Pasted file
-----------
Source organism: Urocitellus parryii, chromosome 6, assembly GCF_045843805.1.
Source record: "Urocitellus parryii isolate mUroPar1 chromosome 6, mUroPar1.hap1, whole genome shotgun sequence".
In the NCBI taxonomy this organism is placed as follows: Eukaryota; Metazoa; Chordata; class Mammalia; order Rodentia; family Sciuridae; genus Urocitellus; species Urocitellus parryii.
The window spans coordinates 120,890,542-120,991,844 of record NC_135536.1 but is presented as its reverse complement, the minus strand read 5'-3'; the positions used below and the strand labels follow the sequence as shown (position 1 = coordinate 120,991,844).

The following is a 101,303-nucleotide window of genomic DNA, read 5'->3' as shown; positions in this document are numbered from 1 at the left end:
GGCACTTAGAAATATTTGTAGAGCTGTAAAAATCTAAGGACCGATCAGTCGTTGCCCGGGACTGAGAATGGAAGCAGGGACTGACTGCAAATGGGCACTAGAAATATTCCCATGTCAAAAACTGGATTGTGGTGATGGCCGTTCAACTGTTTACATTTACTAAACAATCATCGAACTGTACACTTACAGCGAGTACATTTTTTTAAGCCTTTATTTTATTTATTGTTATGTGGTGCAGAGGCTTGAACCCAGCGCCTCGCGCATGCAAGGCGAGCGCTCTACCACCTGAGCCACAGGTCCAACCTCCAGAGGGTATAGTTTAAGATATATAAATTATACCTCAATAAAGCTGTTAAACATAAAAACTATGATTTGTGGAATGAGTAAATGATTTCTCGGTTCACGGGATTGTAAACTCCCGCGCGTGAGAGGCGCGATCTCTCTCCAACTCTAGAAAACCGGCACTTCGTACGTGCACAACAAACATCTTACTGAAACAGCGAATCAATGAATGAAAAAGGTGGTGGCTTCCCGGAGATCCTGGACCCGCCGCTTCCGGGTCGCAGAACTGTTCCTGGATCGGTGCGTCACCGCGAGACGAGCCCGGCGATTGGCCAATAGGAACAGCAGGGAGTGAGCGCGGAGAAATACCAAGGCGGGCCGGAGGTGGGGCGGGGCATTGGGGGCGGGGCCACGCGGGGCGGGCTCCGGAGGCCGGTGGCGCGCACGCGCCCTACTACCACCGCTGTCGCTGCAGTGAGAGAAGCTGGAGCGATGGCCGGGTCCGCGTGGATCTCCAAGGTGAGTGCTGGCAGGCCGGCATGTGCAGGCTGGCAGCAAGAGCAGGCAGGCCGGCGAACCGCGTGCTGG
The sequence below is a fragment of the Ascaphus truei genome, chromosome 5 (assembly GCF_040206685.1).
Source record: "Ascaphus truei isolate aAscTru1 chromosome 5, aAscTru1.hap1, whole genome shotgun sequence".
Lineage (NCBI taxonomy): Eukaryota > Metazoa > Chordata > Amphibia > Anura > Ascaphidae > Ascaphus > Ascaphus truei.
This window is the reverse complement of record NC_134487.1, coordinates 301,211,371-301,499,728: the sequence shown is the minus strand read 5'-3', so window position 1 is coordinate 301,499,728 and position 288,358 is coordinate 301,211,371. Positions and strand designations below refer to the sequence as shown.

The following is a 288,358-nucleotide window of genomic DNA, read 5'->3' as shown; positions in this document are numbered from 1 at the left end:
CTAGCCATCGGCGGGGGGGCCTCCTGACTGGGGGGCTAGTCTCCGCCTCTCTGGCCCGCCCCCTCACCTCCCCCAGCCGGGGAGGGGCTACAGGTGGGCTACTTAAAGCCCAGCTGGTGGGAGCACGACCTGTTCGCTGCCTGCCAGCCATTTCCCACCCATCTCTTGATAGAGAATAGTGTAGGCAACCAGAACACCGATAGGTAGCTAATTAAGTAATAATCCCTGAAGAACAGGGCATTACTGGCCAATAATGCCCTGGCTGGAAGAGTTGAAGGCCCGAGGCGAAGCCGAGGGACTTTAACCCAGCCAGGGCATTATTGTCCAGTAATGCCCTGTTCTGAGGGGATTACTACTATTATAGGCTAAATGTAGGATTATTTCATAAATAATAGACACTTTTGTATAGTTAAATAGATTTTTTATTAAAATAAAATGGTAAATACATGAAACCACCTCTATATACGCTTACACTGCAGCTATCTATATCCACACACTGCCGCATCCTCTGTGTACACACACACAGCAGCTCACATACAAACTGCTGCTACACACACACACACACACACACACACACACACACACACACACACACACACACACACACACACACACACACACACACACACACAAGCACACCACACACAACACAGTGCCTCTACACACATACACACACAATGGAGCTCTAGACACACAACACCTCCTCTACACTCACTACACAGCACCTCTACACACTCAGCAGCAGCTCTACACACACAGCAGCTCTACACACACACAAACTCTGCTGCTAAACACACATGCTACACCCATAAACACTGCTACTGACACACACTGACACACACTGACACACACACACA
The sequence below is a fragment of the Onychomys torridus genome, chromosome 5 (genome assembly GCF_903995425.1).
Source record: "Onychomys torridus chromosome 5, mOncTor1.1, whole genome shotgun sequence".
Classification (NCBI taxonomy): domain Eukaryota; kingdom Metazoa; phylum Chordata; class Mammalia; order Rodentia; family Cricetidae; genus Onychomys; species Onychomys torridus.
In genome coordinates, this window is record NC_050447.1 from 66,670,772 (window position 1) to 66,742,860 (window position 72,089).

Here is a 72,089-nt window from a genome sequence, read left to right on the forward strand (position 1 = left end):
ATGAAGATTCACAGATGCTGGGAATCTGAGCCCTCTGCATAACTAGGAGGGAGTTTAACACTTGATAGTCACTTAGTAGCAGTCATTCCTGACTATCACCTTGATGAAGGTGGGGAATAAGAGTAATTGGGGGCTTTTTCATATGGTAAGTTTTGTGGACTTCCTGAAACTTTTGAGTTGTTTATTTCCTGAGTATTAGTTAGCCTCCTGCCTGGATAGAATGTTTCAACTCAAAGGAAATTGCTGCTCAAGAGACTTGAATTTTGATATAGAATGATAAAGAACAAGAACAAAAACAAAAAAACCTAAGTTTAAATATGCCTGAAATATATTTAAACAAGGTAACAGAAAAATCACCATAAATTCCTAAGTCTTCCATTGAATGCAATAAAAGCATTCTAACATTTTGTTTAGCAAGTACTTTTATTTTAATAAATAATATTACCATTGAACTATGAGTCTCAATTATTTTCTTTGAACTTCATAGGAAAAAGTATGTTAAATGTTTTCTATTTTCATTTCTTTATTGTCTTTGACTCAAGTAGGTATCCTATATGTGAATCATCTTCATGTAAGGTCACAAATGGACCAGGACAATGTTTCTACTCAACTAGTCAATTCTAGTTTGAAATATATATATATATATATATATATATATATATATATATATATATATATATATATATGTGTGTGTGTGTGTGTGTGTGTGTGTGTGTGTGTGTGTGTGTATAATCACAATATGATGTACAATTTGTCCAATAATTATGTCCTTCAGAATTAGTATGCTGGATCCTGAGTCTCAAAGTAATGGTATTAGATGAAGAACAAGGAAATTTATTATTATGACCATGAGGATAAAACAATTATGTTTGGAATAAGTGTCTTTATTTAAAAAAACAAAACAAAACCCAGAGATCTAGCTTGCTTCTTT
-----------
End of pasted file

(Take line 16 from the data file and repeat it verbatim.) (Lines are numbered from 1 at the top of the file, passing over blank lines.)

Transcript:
In genome coordinates, this window is record NC_050447.1 from 66,670,772 (window position 1) to 66,742,860 (window position 72,089).